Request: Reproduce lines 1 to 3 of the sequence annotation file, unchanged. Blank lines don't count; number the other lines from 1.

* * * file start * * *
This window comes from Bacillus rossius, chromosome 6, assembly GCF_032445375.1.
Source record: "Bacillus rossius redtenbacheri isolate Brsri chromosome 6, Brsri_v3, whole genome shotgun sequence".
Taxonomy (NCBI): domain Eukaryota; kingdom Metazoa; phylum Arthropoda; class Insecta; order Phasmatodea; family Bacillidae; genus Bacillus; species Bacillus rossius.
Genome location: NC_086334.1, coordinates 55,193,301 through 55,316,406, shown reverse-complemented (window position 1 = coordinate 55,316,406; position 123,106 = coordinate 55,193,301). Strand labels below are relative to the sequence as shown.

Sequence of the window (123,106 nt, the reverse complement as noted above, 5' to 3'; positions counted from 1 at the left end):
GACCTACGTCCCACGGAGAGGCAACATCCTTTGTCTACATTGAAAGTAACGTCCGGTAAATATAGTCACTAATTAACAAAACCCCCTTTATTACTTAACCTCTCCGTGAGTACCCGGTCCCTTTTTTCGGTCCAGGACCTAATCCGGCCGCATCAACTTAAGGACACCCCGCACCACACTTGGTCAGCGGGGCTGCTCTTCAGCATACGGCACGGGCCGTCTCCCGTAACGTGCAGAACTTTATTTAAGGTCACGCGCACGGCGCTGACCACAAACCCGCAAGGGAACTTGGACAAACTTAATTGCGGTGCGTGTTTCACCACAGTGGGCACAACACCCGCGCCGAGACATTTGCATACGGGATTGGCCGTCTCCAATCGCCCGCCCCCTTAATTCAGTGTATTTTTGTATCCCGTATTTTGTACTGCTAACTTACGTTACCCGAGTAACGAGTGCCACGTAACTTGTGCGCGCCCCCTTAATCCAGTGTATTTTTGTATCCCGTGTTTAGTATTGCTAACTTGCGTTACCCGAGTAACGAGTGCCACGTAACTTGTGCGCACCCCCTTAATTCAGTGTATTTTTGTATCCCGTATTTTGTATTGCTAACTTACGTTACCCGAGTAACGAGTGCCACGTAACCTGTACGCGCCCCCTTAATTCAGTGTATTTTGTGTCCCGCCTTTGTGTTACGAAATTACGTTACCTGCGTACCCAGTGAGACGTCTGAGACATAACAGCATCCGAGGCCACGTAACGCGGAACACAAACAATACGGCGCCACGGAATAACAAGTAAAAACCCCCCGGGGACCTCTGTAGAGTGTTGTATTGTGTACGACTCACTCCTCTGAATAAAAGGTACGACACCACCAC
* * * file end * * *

This window comes from Bacillus rossius, chromosome 6, assembly GCF_032445375.1.
Source record: "Bacillus rossius redtenbacheri isolate Brsri chromosome 6, Brsri_v3, whole genome shotgun sequence".
Taxonomy (NCBI): domain Eukaryota; kingdom Metazoa; phylum Arthropoda; class Insecta; order Phasmatodea; family Bacillidae; genus Bacillus; species Bacillus rossius.